The Supreme Court of Canada’s decision in the June 2005 Chaoulli case, in which the court ruled that Quebec’s prohibition on the purchase of private health insurance was unconstitutional, has produced tremendous controversy and confusion, wrote Patrick Monahan, dean of York’s Osgoode Hall Law School in a Toronto Star opinion piece Nov. 17. “What this demonstrates is that, far from mandating a system of private health insurance, Chaoulli presents governments with a clear policy choice,” he argued. “Governments are entitled to maintain the single-payor public system, without any scope for private insurance, provided that they are prepared to make a binding commitment on timely delivery of medically necessary care. In fact, a group of senators led by Michael Kirby [represented by Monahan] provided the court with evidence on one possible model, a ‘health-care guarantee’, that would establish maximum wait times for certain key procedures and services. Private insurance only becomes inevitable if governments refuse to make a commitment on timeliness. But if that happens, the responsibility will be that of governments rather than the courts.” 

What Pepler thinks of Ontario’s plan to fight bullying in schools

York psychology Professor Debra Pepler, an internationally renowned expert on bullying and a member of the Safe Schools team, says Ontario’s plan to combat bullying in schools is a good first step in addressing the behaviour, reported The Globe and Mail Nov. 17 in a story picked up by Canadian Press. But, she added, “It’s not just a school problem, and I think as we move forward, we need to think about how to change attitudes much more broadly.”

Pepler remained in the media spotlight as coverage continued of her anti-bullying workshops and most recent study earlier this week.

  • She advised parents to take an active interest in their children’s daily activities and to watch out for signs of bullying, such as a fear of going to school and lowered self-esteem, reported the Woodstock Sentinel Review Nov. 17.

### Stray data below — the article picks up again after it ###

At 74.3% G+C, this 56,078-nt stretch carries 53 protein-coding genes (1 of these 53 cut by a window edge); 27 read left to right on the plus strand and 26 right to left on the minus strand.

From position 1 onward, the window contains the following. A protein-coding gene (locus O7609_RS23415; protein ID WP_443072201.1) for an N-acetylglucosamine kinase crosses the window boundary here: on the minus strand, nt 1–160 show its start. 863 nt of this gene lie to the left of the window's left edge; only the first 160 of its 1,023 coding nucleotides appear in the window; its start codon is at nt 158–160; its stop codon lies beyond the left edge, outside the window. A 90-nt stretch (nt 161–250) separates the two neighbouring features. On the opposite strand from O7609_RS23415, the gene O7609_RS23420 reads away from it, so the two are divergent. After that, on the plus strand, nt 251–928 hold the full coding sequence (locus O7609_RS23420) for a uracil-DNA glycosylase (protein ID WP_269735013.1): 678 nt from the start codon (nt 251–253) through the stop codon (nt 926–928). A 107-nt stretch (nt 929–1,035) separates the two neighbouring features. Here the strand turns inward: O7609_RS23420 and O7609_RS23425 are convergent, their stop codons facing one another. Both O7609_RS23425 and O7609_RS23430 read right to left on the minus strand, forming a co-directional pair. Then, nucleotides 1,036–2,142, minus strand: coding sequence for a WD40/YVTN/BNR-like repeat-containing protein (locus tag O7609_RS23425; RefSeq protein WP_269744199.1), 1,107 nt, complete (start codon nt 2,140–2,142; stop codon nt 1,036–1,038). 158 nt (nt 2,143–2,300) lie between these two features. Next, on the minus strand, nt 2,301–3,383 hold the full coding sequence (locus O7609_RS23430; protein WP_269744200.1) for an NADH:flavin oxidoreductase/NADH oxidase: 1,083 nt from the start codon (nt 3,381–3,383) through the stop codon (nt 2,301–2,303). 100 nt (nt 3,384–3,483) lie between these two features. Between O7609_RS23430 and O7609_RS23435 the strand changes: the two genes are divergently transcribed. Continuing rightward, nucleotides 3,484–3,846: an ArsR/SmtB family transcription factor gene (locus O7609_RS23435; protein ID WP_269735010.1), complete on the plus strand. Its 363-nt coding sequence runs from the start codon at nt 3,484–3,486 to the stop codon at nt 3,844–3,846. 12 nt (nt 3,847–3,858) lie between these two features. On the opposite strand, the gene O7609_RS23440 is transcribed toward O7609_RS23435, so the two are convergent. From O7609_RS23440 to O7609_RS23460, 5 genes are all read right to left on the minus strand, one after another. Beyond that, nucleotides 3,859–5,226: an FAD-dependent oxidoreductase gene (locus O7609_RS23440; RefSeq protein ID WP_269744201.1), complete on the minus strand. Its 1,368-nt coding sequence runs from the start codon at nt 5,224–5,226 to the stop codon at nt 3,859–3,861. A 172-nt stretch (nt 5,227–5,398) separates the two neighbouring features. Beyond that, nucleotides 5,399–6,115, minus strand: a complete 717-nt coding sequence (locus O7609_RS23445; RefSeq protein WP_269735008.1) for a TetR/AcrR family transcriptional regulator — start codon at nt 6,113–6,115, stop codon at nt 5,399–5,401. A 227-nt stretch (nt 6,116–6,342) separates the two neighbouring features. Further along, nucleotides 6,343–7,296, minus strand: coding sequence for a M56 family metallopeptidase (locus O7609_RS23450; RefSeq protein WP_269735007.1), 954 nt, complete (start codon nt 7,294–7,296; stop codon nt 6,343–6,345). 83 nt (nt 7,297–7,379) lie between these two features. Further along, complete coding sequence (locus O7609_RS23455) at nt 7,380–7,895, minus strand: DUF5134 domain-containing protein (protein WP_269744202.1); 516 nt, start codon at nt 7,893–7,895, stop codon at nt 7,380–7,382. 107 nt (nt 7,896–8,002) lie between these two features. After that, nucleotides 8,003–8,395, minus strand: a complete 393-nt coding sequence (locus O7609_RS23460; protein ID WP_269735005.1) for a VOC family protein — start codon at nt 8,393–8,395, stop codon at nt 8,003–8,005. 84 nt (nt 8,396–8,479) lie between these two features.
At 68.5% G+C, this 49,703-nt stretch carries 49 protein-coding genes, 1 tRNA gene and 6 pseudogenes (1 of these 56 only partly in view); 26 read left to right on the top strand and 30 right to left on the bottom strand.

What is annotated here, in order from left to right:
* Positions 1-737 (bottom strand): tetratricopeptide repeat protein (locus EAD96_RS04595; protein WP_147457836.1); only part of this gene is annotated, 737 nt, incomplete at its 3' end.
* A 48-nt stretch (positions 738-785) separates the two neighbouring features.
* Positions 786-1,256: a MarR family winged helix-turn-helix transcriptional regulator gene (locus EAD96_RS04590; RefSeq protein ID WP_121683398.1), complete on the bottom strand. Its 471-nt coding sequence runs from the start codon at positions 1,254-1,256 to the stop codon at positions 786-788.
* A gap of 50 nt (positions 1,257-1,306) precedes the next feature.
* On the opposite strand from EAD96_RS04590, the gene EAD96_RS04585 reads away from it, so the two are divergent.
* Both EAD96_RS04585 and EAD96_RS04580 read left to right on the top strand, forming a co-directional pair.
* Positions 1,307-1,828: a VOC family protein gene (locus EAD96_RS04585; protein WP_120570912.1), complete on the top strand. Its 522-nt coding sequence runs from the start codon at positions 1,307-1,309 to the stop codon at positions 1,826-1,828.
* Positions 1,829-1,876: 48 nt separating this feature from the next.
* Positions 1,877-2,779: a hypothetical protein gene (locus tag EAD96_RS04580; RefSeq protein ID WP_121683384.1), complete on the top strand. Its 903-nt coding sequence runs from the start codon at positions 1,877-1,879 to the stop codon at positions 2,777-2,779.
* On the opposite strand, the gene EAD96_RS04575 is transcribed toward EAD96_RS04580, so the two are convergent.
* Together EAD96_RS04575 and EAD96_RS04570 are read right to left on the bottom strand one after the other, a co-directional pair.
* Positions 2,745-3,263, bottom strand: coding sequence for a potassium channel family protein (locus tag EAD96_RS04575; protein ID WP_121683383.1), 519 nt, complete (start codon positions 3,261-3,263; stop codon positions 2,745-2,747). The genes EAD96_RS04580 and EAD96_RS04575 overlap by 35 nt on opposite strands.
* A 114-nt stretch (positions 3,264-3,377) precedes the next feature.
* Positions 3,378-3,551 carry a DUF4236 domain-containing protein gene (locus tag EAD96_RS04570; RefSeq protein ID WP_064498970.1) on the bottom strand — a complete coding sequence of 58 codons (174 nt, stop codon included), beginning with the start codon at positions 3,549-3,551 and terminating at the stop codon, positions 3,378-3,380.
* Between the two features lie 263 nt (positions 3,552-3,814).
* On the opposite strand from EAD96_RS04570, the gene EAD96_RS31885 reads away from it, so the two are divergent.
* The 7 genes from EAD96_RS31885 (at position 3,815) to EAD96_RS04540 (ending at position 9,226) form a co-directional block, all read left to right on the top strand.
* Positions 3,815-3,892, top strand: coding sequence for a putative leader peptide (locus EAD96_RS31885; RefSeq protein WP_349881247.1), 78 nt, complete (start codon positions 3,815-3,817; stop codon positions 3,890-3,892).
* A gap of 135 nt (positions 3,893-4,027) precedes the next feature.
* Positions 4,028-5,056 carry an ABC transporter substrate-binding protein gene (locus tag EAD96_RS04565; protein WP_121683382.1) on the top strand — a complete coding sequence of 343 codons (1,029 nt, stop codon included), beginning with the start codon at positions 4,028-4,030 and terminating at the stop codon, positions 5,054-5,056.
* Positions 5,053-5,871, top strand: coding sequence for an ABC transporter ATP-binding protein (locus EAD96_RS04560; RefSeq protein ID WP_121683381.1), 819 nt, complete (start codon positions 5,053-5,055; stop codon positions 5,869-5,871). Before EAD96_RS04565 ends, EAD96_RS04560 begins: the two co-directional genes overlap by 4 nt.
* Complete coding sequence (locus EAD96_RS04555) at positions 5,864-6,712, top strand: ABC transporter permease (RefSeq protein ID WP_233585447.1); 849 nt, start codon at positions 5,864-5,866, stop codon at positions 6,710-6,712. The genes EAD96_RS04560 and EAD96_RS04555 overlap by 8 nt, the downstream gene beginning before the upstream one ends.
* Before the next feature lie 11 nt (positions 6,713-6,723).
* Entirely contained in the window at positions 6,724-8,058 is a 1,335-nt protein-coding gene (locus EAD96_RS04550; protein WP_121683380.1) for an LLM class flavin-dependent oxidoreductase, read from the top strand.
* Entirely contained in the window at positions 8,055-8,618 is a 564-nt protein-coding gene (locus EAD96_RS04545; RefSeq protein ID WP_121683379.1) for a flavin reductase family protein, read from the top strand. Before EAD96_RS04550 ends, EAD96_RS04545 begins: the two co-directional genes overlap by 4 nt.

• Her study, revealing that more than one-third of teenagers occasionally harass their peers in a sexual way, was cited in a Kingston Whig-Standard editorial Nov. 17.
  • She was interviewed on Ontario’s plan to combat bullying, in an item aired on CBC and CBC Newsworld’s “Canada Now”.

Be more competitive, prof tells companies

Companies aren’t doing enough to be competitive, reported the Toronto Star Nov. 17 in a story about looming labour shortages. Bernie Wolf, an economics professor at York University’s Schulich School of Business, said it is “disquieting that more is not being done to generate new products.” One way to be more competitive is to improve your product, Wolf said. “And to do that you need to innovate.”

Stepping up to the plate

Marcel Desautels, a little-known retired executive from the credit reference industry, has emerged as Canada’s champion business school benefactor, giving his name and a multimillion-dollar donation to McGill University’s management faculty, reported The Globe and Mail Nov. 17. Sources said McGill would announced that its commerce faculty will become the Marcel Desautels school of business, joining other Canadian management faculties that bear the names of big donors. His gifts add up to more than $50 million, estimated the Globe. That’s well ahead of Seymour Schulich, who has given more than $20-million to York, and William Sauder, the forestry entrepreneur who gave $20-million to the University of British Columbia.

On air

  • Annie Bunting, social science professor in York’s Faculty of Arts, has been looking over new legislation to curb religious courts and discussed its scope and impact, on CBC Radio’s “Here and Now” Nov. 16.